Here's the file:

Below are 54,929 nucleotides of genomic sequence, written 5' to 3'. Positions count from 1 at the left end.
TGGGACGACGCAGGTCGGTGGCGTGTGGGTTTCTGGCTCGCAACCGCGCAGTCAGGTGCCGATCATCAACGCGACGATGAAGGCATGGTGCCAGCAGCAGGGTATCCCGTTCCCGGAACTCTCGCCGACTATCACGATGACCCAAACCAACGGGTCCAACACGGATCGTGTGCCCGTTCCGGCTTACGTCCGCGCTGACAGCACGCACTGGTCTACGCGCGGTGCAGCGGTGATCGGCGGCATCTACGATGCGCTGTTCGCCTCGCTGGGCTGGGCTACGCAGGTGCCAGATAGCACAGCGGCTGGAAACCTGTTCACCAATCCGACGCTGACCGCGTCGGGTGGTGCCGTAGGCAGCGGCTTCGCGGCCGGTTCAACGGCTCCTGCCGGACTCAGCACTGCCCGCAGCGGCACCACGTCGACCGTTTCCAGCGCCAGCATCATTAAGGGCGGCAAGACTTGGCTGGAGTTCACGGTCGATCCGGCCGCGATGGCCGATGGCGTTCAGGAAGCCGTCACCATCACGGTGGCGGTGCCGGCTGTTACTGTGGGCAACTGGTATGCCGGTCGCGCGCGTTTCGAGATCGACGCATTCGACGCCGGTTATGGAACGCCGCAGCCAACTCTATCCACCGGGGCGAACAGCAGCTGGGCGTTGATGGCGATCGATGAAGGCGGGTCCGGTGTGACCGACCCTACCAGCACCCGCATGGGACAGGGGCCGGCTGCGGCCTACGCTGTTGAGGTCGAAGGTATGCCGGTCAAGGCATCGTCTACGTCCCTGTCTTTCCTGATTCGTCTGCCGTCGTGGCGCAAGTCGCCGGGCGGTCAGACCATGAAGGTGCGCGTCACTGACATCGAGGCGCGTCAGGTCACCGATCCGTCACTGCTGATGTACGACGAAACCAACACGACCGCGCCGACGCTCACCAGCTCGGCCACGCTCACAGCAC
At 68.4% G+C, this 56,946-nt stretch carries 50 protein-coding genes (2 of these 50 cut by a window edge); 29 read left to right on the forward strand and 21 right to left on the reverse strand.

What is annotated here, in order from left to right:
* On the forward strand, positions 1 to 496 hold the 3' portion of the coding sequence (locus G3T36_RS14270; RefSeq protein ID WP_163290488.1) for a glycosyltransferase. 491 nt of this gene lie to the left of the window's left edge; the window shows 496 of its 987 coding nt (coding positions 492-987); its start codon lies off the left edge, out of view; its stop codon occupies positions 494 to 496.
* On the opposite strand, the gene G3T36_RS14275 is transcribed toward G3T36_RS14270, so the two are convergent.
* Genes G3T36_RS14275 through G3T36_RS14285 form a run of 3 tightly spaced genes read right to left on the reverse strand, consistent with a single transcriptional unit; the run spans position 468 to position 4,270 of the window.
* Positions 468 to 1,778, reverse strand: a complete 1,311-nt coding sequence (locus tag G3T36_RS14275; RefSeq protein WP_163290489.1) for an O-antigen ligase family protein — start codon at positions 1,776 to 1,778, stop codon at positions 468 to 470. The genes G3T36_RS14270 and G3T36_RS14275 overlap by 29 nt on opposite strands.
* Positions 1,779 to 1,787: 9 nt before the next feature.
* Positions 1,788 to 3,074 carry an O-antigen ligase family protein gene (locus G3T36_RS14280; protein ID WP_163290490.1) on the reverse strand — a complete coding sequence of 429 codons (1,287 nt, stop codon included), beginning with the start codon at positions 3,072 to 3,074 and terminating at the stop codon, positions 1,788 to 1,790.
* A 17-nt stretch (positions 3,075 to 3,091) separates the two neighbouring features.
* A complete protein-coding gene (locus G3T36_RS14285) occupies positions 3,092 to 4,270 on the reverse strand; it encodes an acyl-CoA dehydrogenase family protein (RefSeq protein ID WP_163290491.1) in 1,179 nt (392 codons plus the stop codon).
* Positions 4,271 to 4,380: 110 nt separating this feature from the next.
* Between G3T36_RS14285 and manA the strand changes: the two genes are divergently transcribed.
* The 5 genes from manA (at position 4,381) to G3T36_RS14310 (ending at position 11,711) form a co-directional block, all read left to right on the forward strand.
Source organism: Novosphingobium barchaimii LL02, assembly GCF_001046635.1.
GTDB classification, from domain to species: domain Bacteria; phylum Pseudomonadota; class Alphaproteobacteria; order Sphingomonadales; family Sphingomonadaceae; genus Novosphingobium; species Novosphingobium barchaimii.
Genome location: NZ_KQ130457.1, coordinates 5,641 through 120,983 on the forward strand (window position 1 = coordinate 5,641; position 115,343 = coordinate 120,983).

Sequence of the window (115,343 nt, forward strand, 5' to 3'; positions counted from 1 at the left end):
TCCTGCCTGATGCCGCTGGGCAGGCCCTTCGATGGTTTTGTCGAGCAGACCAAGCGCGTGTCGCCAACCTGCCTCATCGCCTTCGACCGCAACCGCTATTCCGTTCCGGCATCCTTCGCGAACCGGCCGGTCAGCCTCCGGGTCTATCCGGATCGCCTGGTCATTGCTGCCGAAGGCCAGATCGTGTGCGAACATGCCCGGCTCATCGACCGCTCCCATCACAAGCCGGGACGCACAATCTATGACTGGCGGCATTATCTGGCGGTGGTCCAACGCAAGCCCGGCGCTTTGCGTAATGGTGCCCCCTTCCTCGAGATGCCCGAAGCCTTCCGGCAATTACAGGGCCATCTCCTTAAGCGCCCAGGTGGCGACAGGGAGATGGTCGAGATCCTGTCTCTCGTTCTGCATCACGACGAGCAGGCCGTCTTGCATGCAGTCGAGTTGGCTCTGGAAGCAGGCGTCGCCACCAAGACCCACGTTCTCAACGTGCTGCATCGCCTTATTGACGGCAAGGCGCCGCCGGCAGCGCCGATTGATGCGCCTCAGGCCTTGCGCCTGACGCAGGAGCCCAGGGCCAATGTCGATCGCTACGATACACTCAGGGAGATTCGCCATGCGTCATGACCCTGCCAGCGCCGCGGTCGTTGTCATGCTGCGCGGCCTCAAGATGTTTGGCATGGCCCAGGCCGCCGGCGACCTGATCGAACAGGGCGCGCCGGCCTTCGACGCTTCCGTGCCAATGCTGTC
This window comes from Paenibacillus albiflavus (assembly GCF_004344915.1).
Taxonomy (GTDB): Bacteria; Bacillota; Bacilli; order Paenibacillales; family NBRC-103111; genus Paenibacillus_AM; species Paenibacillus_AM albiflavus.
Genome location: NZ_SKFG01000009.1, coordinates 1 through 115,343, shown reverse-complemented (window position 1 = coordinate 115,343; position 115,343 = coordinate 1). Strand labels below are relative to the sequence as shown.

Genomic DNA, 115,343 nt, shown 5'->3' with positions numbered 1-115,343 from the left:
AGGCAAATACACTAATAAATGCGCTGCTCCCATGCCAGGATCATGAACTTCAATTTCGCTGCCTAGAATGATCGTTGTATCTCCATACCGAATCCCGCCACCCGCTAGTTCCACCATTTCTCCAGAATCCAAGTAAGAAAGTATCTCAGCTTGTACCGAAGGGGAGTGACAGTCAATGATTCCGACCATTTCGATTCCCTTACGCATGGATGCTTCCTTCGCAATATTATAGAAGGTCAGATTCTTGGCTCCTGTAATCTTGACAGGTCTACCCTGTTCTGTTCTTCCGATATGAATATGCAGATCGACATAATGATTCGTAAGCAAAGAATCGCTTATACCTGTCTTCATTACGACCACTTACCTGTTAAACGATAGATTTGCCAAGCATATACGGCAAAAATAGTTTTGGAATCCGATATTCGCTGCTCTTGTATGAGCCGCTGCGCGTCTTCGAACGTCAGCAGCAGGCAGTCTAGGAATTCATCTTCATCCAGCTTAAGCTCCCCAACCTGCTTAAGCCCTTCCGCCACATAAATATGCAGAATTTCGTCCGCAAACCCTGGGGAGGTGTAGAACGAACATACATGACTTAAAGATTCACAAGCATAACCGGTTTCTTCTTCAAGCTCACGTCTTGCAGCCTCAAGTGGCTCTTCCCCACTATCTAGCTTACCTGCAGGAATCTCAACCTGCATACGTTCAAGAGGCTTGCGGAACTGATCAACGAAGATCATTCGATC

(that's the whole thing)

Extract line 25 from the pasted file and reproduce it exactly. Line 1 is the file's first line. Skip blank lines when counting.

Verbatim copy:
AGGCAAATACACTAATAAATGCGCTGCTCCCATGCCAGGATCATGAACTTCAATTTCGCTGCCTAGAATGATCGTTGTATCTCCATACCGAATCCCGCCACCCGCTAGTTCCACCATTTCTCCAGAATCCAAGTAAGAAAGTATCTCAGCTTGTACCGAAGGGGAGTGACAGTCAATGATTCCGACCATTTCGATTCCCTTACGCATGGATGCTTCCTTCGCAATATTATAGAAGGTCAGATTCTTGGCTCCTGTAATCTTGACAGGTCTACCCTGTTCTGTTCTTCCGATATGAATATGCAGATCGACATAATGATTCGTAAGCAAAGAATCGCTTATACCTGTCTTCATTACGACCACTTACCTGTTAAACGATAGATTTGCCAAGCATATACGGCAAAAATAGTTTTGGAATCCGATATTCGCTGCTCTTGTATGAGCCGCTGCGCGTCTTCGAACGTCAGCAGCAGGCAGTCTAGGAATTCATCTTCATCCAGCTTAAGCTCCCCAACCTGCTTAAGCCCTTCCGCCACATAAATATGCAGAATTTCGTCCGCAAACCCTGGGGAGGTGTAGAACGAACATACATGACTTAAAGATTCACAAGCATAACCGGTTTCTTCTTCAAGCTCACGTCTTGCAGCCTCAAGTGGCTCTTCCCCACTATCTAGCTTACCTGCAGGAATCTCAACCTGCATACGTTCAAGAGGCTTGCGGAACTGATCAACGAAGATCATTCGATC